Blacks Invest Less Often

If two people – one black, one white – have good jobs with comparable incomes, the black person would still be less likely to have a taxable investment account, such as a mutual fund, a new study finds. Numerous reports have shown that black Americans have fewer retirement and other savings accounts, and less money in those accounts than white Americans. But the problem with many of these comparisons is that they lump people together, regardless of how much they earn. A new study by the FINRA Investor Education Foundation looks at one type of account – taxable investment accounts – and controls for income as well as two other characteristics that influence wealth: education and age. The study, using…

October 8, 2015

Your Aging Parents or Clients: 7 Tips

When Bob Mauterstock asked how many financial advisers in the room had elderly clients showing signs of diminished mental capacity, a few hundred raised their hands. Next, he asked, how many have a protocol for these clients? Fewer than 10 put up hands. With the U.S. population over age 85 growing at a rapid clip, advisers increasingly are facing this issue, he explained last week at the Financial Planning Association meetings in Boston. A 2009 Fidelity survey backs him up: 84 percent of advisers said they had clients touched by Alzheimer’s disease. Mauterstock, the author of “Passing the Torch, Critical Conversations With Your Adult Children,” shared seven tips to help advisers, clients, and their families. While many of his suggestions…

October 6, 2015

The Common Struggles of Working People

Brandi and Frank, the hypothetical couple in the above video, are drawn from extensive nationwide interviews with real Americans who work extremely hard, live modestly, and carry their financial anxiety through the day. Ten of these families were also featured in written profiles by the U.S. Financial Diaries project. Like millions of working Americans, these families are buffeted by economic forces ranging from stagnating paychecks to a scarcity of employer benefits in low-wage jobs. The project identified common traits running through their financial lives. They are continually trying to improve their lot, with education or by taking on extra jobs and by saving. Retirement saving, however, is a luxury – their saving is done to pay the unanticipated emergency or…

October 1, 2015

Don’t Worry About Money. Just Be Happy

The adage that money won’t buy happiness has been proved wrong – at least up to a point. One famous study found that one’s well-being increases as income rises, though the benefits subside around $75,000 per year. But what about the reverse? Do people who are happy earn more money? Yes, say two British economists. Their study in the Proceedings of the National Academy of Sciences concluded this after following American teenagers for a more than decade through the National Longitudinal Study of Adolescent Health. In 1994 and 1996, this survey asked high school students to react to statements like “You were happy” and “You felt hopeful about the future.” In a 2008 follow-up survey, when most of them wer…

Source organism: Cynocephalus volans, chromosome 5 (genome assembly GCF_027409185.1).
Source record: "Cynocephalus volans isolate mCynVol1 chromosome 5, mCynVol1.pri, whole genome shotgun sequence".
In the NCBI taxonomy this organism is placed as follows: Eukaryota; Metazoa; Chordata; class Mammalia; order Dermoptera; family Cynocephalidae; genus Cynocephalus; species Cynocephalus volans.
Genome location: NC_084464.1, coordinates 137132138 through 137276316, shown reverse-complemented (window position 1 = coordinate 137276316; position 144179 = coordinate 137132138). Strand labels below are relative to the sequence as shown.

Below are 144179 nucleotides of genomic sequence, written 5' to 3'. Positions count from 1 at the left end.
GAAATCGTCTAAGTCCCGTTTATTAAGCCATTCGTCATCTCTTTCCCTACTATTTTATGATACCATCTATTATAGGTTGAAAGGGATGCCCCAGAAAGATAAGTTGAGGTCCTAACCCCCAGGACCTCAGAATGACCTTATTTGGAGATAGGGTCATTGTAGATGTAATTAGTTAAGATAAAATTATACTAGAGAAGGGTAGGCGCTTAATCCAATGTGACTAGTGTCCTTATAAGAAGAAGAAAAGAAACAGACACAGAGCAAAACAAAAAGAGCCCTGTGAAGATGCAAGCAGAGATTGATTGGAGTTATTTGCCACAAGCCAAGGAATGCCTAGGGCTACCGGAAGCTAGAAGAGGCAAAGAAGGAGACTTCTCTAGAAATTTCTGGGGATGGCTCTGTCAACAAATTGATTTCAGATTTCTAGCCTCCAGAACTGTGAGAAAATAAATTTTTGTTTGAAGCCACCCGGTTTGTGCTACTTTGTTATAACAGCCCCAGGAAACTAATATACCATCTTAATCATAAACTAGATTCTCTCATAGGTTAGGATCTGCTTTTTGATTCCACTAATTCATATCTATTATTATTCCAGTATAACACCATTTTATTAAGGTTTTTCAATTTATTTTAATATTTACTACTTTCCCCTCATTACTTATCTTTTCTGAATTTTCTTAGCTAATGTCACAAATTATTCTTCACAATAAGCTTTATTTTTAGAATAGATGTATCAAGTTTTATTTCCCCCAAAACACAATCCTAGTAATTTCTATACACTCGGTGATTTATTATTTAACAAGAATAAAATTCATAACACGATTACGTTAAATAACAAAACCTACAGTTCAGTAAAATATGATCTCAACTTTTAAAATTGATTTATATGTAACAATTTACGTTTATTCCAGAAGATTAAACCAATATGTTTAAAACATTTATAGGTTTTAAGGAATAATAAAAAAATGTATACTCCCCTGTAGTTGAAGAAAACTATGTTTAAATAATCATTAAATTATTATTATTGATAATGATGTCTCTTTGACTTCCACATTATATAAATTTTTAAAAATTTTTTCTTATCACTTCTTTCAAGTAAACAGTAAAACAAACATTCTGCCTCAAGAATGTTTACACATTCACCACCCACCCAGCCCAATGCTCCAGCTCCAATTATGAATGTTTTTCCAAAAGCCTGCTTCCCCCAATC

September 29, 2015

Changes to Reverse Mortgages Continue

The federal government continues to work out the kinks in its reverse mortgage program. The latest change allows a non-borrower to remain in her home after her spouse, who signed the reverse mortgage, has died. The federal government established its reverse mortgage program in the 1990s to provide an alternative source of income for retirees over age 62. These Home Equity Conversion Mortgages (or HECMs) are secured by the equity in borrowers’ houses, and the loans are repaid only when they move or die. The loans are federally insured to ensure that borrowers get all the funds they’re promised, even if the lender fails, and that lenders are repaid, even if the value of the property securing the loan declines…

September 24, 2015

Prime-Age Job Market Still Weak

The job market appears in fine form. August’s unemployment rate, at 5.1 percent, is now at half of its Great Recession levels. But while the media latch on to the unemployment rate in the federal government’s monthly jobs reports, economists like Gary Burtless of the Brookings Institution are interested in a different number that’s also part of the monthly update: labor force participation among people in their prime working years, ages 25 through 54. They are the heart of the labor market, and the trend in their participation rate paints a bleaker picture of the job market, Burtless noted in a recent report. In August, the rate was just 80.7 percent – and still below the 83 percent level prior…

September 22, 2015

401(k) Catch-up: Help for the Few